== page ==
Shared View Components with Different Presentations

Use multiple views to render a view component differently

Posted on January 31, 2018

ASP.NET Core MVC introduced the concept of View Components which are effectively the replacement to child actions of a controller in earlier versions of ASP.NET MVC. They are useful for encapsulating common components of a web page, such as navigation, recent post lists on a blog and so on.

By design, a view component has one associated view, /Views/Shared/Components/[component name]/Default.cshtml (by default its name is Default.cshtml) that would render the component’s HTML. However, imagine a case where you want to use the same logic of a component, but display it in a different manner (think of a side bar navigation menu). This is a common scenario in many of our .NET Core applications. In an effort to remain DRY, I implemented the ability for our front-end team to specify a different view name for a given component.

Given our example of a main navigation component, let’s take a look at what the MainNavigation component code might look like:


public class MainNavigation : ViewComponent
{
    public async Task<IViewComponentResult> InvokeAsync()
    {
        var model = new MainNavigationViewModel();
        model.Items = new List<NavigationItem>();
        
        return View(model);
    }
}

As you can see, this is a pretty typical (and simple) component. With the typical implementation, you’d have a matching view, /Views/Shared/Components/MainNavigation/Default.cshtml (where “MainNavigation” is the component name and “Default.cshtml” is the standard view filename).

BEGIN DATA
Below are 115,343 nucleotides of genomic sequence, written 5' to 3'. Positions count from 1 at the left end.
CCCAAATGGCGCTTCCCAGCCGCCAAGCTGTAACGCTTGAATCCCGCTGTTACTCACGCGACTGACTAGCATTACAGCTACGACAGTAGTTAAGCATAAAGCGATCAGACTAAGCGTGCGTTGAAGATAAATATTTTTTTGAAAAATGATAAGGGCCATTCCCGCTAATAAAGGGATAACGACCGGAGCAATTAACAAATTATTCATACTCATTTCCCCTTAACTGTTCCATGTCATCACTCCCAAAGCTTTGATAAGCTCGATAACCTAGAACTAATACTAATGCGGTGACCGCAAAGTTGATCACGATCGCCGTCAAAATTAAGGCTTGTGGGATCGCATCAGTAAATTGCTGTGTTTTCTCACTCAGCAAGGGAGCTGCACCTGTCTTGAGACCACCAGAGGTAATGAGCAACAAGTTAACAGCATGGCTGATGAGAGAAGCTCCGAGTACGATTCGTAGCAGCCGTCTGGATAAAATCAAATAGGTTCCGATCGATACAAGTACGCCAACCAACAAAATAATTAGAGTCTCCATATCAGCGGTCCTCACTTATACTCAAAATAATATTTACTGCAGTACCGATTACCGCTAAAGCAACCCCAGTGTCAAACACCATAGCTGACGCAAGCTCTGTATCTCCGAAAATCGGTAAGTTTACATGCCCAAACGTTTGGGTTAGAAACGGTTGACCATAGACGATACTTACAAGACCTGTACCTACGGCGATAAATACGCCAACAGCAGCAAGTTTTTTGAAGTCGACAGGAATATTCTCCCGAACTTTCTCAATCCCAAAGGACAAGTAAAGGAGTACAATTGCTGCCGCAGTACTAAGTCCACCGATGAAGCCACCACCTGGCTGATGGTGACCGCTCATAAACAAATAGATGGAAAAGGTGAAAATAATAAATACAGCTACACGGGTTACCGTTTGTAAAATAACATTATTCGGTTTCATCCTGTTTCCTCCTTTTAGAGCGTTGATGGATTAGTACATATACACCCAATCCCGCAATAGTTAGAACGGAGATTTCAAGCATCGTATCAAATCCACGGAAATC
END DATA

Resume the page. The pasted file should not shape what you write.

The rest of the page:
Now, let’s see how we might introduce the ability to specify an alternative view, for a “side bar” navigation widget (we’ll assume the logic for getting the navigation items is the same for this post). Update your view component to:


public class MainNavigation : ViewComponent
{
    public async Task<IViewComponentResult> InvokeAsync(string viewName = null)
    {
        var model = new MainNavigationViewModel();
        model.Items = new List<NavigationItem>();
        
        if (!string.IsNullOrEmpty(viewName)) 
        {
            return View(viewName, model);
        }
        return View(model);
    }
}

As you can see, the component is still straight forward. We added a parameter called viewName (I make this optional so it doesn’t have to be specified). After we populate our view model, we add a simple if statement to see if a view name was specified and pass the view name in.

Now, add a new Sidebar.cshtml view to your /Views/Shared/Components/MainNavigation/ directory that has the same model and you’re set.

When you want to invoke your component for the side bar, you’d simply specify the view name:

@await Component.InvokeAsync("MainNavigation", new { viewName = "Sidebar" })

@* If you're using the tag helper syntax... *@
<vc:main-navigation viewName="Sidebar" />

And that’s it! Your view component now allows for multiple views! These alternative views for components have helped my team share common logic while allowing the presentation of data to differ. Feel free to share ideas or feedback in the comments below.